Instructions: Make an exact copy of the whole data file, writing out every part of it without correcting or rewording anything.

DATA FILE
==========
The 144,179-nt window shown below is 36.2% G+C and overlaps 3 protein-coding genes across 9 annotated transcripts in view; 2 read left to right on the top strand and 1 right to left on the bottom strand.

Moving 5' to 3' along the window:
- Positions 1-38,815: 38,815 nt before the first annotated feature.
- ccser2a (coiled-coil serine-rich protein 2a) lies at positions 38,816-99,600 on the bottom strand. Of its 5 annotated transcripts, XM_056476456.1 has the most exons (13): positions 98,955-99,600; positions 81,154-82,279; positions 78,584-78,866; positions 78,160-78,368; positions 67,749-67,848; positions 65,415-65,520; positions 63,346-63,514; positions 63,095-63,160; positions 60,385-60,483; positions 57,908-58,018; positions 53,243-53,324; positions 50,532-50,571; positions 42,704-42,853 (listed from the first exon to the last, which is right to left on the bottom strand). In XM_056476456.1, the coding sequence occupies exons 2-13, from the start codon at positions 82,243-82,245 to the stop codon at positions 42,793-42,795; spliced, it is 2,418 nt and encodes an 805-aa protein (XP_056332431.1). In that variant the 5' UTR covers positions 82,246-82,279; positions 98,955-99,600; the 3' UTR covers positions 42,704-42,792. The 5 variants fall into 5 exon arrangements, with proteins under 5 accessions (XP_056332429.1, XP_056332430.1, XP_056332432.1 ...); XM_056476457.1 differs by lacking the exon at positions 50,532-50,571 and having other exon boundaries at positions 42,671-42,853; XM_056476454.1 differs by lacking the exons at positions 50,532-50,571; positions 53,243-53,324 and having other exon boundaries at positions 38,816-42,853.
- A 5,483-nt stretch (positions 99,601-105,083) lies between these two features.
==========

The 144,179-nt window shown below is 36.2% G+C and overlaps 3 protein-coding genes across 9 annotated transcripts in view; 2 read left to right on the top strand and 1 right to left on the bottom strand.

Moving 5' to 3' along the window:
- Positions 1-38,815: 38,815 nt before the first annotated feature.
- ccser2a (coiled-coil serine-rich protein 2a) lies at positions 38,816-99,600 on the bottom strand. Of its 5 annotated transcripts, XM_056476456.1 has the most exons (13): positions 98,955-99,600; positions 81,154-82,279; positions 78,584-78,866; positions 78,160-78,368; positions 67,749-67,848; positions 65,415-65,520; positions 63,346-63,514; positions 63,095-63,160; positions 60,385-60,483; positions 57,908-58,018; positions 53,243-53,324; positions 50,532-50,571; positions 42,704-42,853 (listed from the first exon to the last, which is right to left on the bottom strand). In XM_056476456.1, the coding sequence occupies exons 2-13, from the start codon at positions 82,243-82,245 to the stop codon at positions 42,793-42,795; spliced, it is 2,418 nt and encodes an 805-aa protein (XP_056332431.1). In that variant the 5' UTR covers positions 82,246-82,279; positions 98,955-99,600; the 3' UTR covers positions 42,704-42,792. The 5 variants fall into 5 exon arrangements, with proteins under 5 accessions (XP_056332429.1, XP_056332430.1, XP_056332432.1 ...); XM_056476457.1 differs by lacking the exon at positions 50,532-50,571 and having other exon boundaries at positions 42,671-42,853; XM_056476454.1 differs by lacking the exons at positions 50,532-50,571; positions 53,243-53,324 and having other exon boundaries at positions 38,816-42,853.
- A 5,483-nt stretch (positions 99,601-105,083) lies between these two features.